Reprinted from Consortium News
Gary Webb's 'Dark Alliance' series turned the rest of the media against him.
(Image by Noel Neuburger) Permission Details DMCA
Looking back over my four decades in the national news media, it's hard to identify one moment when American journalism died. The process was a slow and ugly one, with incremental acts of cowardice accumulating until mainstream reporters were clearly part of the problem, not anything to do with a solution. But the date Dec. 9 has a special place in that sad progression.
It was on Dec. 9, 2004, when the mean-spirited mainstream media's treatment of investigative journalist Gary Webb led him -- his career devastated, his family broken, his money gone and his life seemingly hopeless -- to commit suicide. It was a moment that should have shamed all the big-shot journalists who had a hand in Webb's destruction, but it mostly didn't.
Webb's offense was to have revived the shocking story of the Reagan administration's tolerance of cocaine smuggling by the CIA-backed Nicaraguan Contra rebels in the 1980s. Though the scandal was real -- and had been partly exposed in real time -- the major newspapers had locked arms in defense of President Ronald Reagan and the CIA. The sordid scandal apparently was deemed "not good for the country," so it was buried.
My Associated Press colleague, Brian Barger, and I had written the first story exposing the Contras' involvement in cocaine smuggling in 1985, but our story was attacked by Reagan's skillful propaganda team, which got The New York Times and other major news outlets to buy into the denials.
Later that decade, a gutsy investigation by then-Sen. John Kerry filled in some of the gaps showing how the Reagan administration's collaboration with drug-tainted airlines and other parts of the Contras' cocaine smuggling apparatus had functioned. But Kerry's probe was also mocked by the major media. Sniffing out that conventional wisdom, Newsweek deemed Kerry "a randy conspiracy buff."
Kerry's brush with this near-political-death-experience over the Contra-cocaine scandal taught him some hard lessons about survival in Washington, which help explain why he was such a disappointing candidate during Election 2004 and why he has shown such timidity in challenging Official Washington's "group thinks" as Secretary of State.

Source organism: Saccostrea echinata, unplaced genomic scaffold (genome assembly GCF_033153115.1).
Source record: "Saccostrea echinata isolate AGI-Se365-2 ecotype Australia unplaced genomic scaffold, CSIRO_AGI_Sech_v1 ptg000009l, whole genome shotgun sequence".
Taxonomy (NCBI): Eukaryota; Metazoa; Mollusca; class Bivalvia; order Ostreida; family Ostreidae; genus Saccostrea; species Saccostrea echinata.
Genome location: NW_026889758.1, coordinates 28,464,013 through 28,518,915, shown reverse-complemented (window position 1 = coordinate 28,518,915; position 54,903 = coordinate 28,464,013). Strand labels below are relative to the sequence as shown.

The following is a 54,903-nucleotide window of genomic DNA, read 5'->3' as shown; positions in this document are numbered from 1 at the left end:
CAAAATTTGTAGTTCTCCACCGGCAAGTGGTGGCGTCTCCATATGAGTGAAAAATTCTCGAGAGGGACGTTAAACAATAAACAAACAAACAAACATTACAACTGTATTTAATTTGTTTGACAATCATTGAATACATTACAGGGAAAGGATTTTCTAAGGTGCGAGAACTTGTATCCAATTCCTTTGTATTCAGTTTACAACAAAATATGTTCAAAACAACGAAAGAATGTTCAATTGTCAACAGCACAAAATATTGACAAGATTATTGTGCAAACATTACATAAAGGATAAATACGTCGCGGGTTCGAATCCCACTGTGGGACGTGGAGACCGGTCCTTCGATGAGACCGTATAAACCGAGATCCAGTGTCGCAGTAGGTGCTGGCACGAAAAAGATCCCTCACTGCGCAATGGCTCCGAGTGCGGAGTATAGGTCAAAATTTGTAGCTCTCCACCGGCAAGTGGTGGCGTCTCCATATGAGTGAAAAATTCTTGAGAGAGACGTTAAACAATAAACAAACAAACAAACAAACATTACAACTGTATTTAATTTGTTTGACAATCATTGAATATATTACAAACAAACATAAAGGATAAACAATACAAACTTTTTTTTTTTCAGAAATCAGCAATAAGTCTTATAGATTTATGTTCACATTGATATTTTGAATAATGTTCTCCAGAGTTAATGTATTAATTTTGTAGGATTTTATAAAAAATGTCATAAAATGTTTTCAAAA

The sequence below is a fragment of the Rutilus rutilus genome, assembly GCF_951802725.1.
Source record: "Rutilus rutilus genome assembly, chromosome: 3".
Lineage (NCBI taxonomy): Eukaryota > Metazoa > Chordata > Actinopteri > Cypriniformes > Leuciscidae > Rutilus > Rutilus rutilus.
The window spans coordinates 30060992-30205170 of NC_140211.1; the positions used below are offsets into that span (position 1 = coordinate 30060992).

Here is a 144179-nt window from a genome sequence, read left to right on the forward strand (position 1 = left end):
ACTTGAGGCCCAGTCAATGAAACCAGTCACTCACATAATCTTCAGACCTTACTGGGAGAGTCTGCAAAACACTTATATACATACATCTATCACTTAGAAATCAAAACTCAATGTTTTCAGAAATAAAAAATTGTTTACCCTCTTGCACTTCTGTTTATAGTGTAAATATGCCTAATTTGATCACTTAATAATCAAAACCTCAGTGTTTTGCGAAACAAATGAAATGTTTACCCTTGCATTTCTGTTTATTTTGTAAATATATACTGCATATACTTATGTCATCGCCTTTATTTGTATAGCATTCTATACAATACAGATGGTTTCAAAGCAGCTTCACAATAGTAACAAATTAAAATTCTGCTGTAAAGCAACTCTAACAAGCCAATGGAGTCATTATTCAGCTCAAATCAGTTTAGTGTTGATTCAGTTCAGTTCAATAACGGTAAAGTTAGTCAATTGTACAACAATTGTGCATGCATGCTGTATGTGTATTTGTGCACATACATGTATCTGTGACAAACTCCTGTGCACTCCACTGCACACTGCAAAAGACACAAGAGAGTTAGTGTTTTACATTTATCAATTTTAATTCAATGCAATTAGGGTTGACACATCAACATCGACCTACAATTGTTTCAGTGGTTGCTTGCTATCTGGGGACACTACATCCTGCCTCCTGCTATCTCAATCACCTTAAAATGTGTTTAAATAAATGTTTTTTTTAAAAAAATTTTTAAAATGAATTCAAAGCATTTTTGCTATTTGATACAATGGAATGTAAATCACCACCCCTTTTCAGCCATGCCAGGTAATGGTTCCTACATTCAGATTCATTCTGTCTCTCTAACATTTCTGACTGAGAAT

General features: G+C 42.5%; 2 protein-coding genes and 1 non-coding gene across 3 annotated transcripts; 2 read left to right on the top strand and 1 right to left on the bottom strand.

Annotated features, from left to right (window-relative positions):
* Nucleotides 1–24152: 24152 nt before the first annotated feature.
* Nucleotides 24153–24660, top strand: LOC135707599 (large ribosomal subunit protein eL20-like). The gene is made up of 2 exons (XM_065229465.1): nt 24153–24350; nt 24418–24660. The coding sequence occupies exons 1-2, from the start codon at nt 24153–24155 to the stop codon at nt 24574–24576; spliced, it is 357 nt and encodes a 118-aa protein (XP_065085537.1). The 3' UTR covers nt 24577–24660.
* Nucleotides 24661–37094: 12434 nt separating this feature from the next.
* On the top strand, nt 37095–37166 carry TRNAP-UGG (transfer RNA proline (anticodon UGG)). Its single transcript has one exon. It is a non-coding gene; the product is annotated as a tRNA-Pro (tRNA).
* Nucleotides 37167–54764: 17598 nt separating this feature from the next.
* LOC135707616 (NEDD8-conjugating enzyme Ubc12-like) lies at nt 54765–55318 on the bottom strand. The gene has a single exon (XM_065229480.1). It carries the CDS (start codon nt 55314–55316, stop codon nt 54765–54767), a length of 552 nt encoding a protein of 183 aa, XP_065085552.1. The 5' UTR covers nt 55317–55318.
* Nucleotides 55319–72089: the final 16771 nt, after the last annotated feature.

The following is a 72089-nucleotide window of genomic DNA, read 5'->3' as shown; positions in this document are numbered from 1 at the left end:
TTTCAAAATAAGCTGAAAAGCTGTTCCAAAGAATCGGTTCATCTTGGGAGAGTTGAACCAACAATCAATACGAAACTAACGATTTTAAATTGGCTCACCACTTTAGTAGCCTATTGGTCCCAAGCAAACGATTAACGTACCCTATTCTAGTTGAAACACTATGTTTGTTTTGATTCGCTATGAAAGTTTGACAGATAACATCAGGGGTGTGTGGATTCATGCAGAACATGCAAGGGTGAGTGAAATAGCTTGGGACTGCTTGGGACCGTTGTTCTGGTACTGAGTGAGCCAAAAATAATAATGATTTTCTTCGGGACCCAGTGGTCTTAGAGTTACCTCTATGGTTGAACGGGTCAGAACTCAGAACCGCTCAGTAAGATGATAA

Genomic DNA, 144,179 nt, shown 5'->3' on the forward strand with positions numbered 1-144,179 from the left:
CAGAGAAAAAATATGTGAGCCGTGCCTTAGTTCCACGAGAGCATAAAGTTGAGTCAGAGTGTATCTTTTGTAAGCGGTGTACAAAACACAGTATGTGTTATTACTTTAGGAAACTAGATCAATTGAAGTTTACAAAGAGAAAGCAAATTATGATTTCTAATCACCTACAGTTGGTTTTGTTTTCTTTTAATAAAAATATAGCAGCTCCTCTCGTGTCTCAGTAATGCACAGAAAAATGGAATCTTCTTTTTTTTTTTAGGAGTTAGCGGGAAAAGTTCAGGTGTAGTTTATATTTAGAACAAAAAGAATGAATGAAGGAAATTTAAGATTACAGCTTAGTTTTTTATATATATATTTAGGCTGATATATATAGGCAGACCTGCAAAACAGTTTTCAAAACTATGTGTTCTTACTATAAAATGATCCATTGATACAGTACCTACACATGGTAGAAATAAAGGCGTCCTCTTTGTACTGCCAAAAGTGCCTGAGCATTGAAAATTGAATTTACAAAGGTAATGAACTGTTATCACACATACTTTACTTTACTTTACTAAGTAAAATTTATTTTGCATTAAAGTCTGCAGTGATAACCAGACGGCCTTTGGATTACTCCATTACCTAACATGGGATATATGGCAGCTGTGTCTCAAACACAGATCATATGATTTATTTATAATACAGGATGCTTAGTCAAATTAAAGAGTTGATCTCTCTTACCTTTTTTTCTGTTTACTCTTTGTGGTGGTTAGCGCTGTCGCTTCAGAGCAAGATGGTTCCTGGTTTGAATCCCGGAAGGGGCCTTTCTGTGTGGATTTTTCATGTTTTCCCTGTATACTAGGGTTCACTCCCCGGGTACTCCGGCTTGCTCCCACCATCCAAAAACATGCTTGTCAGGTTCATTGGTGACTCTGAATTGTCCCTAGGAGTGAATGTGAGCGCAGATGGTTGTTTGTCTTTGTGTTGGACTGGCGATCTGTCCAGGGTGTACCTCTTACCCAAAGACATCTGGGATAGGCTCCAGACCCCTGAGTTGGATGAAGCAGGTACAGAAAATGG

For both U.S. journalists and politicians, there was no upside to doing the hard work of exposing this kind of crime of state. [See Consortiumnews.com's "What's the Matter with John Kerry."]
In 1996, Gary Webb encountered the same stonewall when he stumbled onto evidence showing that some of the Contra cocaine, after being smuggled into the United States, had flowed into the production of "crack" cocaine in Los Angeles and contributed to the "crack epidemic" of the 1980s.
When he published his findings in a series for the San Jose Mercury News, the major newspapers had a choice: either admit that they had slinked away from one of the biggest scandals of the 1980s or redouble their efforts to discredit the story and to destroy anyone who dared touch it. They went with option two.
In a tag-team pummeling of Gary Webb, The Washington Post, The New York Times and the Los Angeles Times all denounced Webb and decried his reporting. Soon, Webb's editors at the Mercury News were feeling the heat and rather than back their reporter, they sought to salvage their own careers. They sold Webb out -- and he was soon out of a job and unemployable in the mainstream media.
The bitter irony was that Webb's reporting finally forced a relatively thorough and honest investigation by the CIA's Inspector General Frederick Hitz, who concluded in 1998 that not only were the Contras involved in the drug trade from their start in 1980 and through the entire decade but that CIA officers were aware of the problem and helped cover it up, putting the goal of ousting Nicaragua's Sandinista government ahead of blowing the whistle on these corrupt CIA clients.
Yet, even the CIA's confession wasn't enough to shame the major newspapers into admitting the truth and acknowledging their own culpability in the long-running cover-up. It remained easier to continue the demonization of Gary Webb.
At Consortiumnews, we were one of the few news outlets that examined the extraordinary admissions contained in the CIA's two-volume report and in a corresponding Justice Department Inspector General's report, which added more details about how criminal investigations of the Contras were thwarted. But, sadly, we lacked the reach and the clout of the major newspapers.
As the controversy bubbled in 1996, I also had joined with Webb in several speaking engagements on the West Coast. Though we sometimes spoke to large and enthusiastic crowds, the power of the Big Media overwhelmed everything, especially the truth. [For details, see Consortiumnews.com's "The Sordid Contra-Cocaine Saga."]